Research themes

First-Principles Quantum Monte Carlo simulations

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The behavior of “electrons”, which govern the chemical/physical properties of a material, can be predicted by solving the Schrödinger equation. This equation is usually solved numerically through first-principles calculations. At present, the most popular first-principles calculation is based on the wavefunction theory (WFT) or the density functional theory (DFT), which have achieved great success in the field of material science/condensed matter physics. There is, however, still serious drawbacks; for example, in DFT calculations, the choice of exchange-correlation functional significantly affects the results, which can sometimes lead to a quantitatively wrong prediction.

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First-principles quantum Monte Carlo (QMC) is an alternative framework to tackle the solution of the many-body Schrödinger equation by means of a stochastic approach. This framework is expected to form the next generation of electronic structure calculations because it can directly handle a many-body wave function and because it does not rely on exchange-correlation functionals. The development of large parallel computers in the 21st century has greatly alleviated the “statistical error problem”, which is a fundamental drawback associated with the use of the Monte Carlo method. Thus, practical applications of this framework have multiplied. A development race has begun around the world, because the algorithm has good compatibility with exascale supercomputers.

I am one of the developers of a SISSA quantum Monte Carlo package, called TurboRVB. This package was initially launched by Prof. Sandro Sorella (International School for Advanced Studies/Italy) and Dr. Michele Casula (Sorbonne University/France) and has been continuously developed by many researchers for over 20 years through international collaborations.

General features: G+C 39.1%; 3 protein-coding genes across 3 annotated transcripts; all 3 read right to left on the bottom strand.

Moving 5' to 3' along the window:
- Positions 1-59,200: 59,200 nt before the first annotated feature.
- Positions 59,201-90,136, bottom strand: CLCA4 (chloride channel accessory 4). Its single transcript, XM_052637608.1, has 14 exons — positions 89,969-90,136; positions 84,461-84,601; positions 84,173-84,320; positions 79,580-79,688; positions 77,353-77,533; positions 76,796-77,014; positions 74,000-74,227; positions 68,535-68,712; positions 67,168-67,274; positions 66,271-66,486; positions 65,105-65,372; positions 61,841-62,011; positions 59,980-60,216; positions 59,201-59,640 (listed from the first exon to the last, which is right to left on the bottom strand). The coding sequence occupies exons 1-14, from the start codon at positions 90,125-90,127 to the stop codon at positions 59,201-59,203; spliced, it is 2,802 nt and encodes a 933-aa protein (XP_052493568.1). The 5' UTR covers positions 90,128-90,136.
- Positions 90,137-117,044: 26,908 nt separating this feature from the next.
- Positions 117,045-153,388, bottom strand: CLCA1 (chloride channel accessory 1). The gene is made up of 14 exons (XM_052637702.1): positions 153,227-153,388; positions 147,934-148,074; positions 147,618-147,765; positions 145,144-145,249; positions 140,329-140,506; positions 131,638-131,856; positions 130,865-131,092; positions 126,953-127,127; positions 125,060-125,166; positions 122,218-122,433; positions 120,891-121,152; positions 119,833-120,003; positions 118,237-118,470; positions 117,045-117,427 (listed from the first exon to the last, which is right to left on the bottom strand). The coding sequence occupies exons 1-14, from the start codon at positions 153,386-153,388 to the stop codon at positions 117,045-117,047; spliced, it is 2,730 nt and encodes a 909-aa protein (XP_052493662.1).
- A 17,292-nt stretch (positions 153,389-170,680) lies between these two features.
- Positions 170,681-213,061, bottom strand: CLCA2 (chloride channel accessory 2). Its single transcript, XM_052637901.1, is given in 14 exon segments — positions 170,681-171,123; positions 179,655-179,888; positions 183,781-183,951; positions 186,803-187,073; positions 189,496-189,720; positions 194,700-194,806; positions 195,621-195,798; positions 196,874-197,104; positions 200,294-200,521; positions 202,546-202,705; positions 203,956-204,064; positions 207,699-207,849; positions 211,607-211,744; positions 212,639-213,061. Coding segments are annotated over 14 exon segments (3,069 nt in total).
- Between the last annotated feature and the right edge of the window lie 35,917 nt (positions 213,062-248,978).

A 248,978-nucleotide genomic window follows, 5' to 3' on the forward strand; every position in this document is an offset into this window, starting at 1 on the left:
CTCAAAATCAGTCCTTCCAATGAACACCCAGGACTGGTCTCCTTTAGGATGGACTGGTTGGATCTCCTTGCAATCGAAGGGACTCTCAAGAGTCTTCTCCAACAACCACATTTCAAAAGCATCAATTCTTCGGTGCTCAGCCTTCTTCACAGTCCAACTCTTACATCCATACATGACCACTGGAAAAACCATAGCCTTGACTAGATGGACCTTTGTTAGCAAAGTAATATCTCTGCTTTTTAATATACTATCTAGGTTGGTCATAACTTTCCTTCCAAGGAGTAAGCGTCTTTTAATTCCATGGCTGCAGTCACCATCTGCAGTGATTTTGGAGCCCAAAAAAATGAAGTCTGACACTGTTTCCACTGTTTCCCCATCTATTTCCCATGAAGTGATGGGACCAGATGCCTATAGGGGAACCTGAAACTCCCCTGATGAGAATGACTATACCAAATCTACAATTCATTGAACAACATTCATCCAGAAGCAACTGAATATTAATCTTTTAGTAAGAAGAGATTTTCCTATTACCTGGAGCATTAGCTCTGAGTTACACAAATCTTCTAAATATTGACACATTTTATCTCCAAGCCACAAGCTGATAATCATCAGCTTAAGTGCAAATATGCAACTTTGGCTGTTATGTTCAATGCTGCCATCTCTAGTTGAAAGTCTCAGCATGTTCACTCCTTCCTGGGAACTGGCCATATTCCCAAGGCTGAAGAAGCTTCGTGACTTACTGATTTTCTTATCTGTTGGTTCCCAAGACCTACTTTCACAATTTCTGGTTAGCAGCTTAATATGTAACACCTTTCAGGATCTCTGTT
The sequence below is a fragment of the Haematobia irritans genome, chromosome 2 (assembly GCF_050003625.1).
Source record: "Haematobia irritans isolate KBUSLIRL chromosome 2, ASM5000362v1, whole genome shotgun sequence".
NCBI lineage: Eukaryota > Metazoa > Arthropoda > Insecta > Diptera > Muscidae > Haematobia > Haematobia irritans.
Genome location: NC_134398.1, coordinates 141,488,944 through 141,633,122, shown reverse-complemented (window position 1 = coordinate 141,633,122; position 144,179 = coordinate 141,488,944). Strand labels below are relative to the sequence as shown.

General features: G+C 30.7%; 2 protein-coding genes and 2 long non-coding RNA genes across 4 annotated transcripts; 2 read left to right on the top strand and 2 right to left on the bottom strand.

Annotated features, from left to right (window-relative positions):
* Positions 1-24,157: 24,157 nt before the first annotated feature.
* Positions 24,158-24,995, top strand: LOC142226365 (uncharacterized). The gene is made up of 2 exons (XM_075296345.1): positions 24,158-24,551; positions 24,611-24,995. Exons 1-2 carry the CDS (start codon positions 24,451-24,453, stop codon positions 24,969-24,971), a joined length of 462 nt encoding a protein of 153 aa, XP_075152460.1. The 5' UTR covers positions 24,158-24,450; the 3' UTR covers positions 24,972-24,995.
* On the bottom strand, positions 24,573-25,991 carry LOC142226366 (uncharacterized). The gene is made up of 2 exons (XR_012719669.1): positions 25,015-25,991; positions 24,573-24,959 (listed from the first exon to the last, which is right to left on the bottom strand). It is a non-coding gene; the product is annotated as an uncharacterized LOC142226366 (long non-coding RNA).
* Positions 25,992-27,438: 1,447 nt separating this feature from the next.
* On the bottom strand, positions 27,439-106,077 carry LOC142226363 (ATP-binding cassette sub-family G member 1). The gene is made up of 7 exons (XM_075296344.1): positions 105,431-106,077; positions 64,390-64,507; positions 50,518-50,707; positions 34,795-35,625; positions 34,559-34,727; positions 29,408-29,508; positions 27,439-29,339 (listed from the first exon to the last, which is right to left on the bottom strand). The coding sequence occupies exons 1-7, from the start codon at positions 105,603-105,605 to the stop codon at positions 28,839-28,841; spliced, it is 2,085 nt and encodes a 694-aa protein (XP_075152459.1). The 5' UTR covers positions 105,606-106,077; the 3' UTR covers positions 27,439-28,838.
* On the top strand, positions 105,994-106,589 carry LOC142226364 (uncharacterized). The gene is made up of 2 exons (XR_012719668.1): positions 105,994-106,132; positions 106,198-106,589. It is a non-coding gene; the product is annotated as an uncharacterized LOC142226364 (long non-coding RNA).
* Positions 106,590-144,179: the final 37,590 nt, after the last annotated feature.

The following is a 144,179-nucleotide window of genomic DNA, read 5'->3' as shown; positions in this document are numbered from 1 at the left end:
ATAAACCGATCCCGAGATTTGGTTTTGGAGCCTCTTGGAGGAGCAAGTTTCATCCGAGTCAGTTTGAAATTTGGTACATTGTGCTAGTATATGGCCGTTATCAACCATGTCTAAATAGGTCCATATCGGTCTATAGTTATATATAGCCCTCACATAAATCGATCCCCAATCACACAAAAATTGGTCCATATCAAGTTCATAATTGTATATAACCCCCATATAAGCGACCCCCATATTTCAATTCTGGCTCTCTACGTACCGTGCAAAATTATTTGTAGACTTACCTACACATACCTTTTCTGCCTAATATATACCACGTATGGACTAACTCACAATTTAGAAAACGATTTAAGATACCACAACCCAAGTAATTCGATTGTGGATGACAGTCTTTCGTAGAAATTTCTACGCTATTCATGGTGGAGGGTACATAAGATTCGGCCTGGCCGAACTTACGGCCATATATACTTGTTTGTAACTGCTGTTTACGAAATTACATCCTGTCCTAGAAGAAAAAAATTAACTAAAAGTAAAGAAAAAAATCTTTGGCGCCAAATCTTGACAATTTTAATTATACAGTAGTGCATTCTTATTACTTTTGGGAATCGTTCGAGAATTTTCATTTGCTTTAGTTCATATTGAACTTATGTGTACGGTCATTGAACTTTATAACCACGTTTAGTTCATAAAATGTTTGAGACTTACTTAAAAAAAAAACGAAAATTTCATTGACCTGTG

TurboRVB is distinguishable from other QMC codes in the following features:

  • The code employs a resonating valence bond (RVB)-type wave function, such as the Jastrow Geminal/Jastrow Pfaffian. This wave function includes the correlation effect beyond the Jastrow-Slater wave function, which is commonly used in other QMC codes.

  • Implemented state-of-art optimization algorithms, such as the stochastic reconfiguration and the linear method, realize a stable optimization of the amplitude and nodal surface of many-body wave functions at the variational quantum Monte Carlo level.

  • The code implements the so-called lattice regularized diffusion Monte Carlo method, which provides a numerically stable diffusion quantum Monte Carlo calculation.

  • The implementation of an adjoint algorithmic differentiation allows us to differentiate many-body wave functions efficiently and to perform structural optimizations and calculate molecular dynamics.

We are now promoting further applications of the software in the field of materials science/condensed matter physics by exploiting the above features.

Applications of first-principles calculations

The materials informatics (MI) paradigm has recently attracted much attention. It stimulates researchers to try to use high-throughput first-principle calculations for designing a novel material. However, computational physics and chemistry have originally been used for revealing mechanisms so far, which is still a valid strategy for designing a novel material. I am applying first-principle calculations to compounds recently synthesized by experimental groups.